• Open Access

Effect of the Probiotic Enterococcus faecium SF68 on Presence of Diarrhea in Cats and Dogs Housed in an Animal Shelter


  • This work was performed at a northern Colorado animal shelter. Presented in abstract form at the 2010 ACVIM Forum, Anaheim, CA.

Corresponding author: S. N. Bybee, BS, Department of Clinical Sciences, College of Veterinary Medicine and Biomedical Sciences, Colorado State University, 300 West Drake, Fort Collins, CO 80523-1678; e-mail: shawn.bybee@gmail.com.


Background: Beneficial effects of probiotics have never been analyzed in an animal shelter.

Hypothesis: Dogs and cats housed in an animal shelter and administered a probiotic are less likely to have diarrhea of ≥2 days duration than untreated controls.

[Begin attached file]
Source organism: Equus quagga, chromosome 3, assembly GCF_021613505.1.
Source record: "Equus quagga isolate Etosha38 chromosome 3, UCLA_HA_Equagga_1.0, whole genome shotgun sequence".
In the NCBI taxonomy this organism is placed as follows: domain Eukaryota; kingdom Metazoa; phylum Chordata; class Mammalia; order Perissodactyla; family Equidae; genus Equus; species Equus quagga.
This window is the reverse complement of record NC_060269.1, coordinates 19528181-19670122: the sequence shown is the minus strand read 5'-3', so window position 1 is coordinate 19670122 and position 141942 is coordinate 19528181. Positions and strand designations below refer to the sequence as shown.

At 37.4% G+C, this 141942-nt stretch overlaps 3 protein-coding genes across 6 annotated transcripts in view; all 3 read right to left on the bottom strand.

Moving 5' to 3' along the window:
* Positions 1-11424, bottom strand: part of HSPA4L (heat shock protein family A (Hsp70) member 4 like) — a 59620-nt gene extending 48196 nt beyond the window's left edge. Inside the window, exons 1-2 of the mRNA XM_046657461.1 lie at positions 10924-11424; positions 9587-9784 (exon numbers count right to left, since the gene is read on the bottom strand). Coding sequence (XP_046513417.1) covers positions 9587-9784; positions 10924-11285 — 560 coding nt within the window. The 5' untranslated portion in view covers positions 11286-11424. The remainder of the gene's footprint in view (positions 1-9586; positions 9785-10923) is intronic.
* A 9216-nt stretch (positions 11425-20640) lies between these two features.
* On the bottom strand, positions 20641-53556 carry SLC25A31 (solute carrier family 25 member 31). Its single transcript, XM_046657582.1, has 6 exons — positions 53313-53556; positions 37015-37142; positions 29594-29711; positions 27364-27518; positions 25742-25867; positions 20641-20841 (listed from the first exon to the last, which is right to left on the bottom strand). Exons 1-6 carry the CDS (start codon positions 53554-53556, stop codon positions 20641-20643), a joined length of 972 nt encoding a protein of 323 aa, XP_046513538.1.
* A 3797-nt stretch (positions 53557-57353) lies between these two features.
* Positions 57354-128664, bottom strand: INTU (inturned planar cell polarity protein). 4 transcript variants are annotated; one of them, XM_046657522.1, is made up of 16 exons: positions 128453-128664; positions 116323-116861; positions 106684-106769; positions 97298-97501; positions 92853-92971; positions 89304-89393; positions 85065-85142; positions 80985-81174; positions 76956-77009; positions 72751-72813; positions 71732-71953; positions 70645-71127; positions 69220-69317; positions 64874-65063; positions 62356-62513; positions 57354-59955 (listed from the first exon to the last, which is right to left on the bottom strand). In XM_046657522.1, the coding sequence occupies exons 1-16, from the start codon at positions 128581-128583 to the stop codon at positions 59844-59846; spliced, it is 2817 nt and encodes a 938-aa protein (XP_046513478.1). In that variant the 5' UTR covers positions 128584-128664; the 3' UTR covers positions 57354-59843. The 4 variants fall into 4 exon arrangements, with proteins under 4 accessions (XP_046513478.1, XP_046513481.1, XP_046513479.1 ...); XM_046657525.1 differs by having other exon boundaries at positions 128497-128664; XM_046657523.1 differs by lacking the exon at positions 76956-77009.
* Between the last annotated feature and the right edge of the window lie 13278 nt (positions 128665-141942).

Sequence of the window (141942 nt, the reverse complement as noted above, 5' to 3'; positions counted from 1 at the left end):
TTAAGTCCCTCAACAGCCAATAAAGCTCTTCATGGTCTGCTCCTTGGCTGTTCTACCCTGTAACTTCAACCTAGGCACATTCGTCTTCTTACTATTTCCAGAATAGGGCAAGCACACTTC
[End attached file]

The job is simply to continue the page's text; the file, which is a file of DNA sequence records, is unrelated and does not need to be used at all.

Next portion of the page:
Animals: Two hundred and seventeen cats and 182 dogs.

Methods: Double blinded and placebo controlled. Shelter dogs and cats were housed in 2 separate rooms for each species. For 4 weeks, animals in 1 room for each species was fed Enterococcus faecium SF68 while animals in the other room were fed a placebo. After a 1-week washout period, the treatments by room were switched and the study continued an additional 4 weeks. A standardized fecal score system was applied to feces from each animal every day by a blinded individual. Feces of animals with and without diarrhea were evaluated for enteric parasites. Data were analyzed by a generalized linear mixed model using a binomial distribution with treatment being a fixed effect and the room being a random effect.

Results: The percentage of cats with diarrhea ≥2 days was significantly lower (P= .0297) in the probiotic group (7.4%) when compared with the placebo group (20.7%). Statistical differences between groups of dogs were not detected but diarrhea was uncommon in both groups of dogs during the study.

Conclusion and Clinical Importance: Cats fed SF68 had fewer episodes of diarrhea of ≥2 days when compared with controls suggests the probiotic may have beneficial effects on the gastrointestinal tract.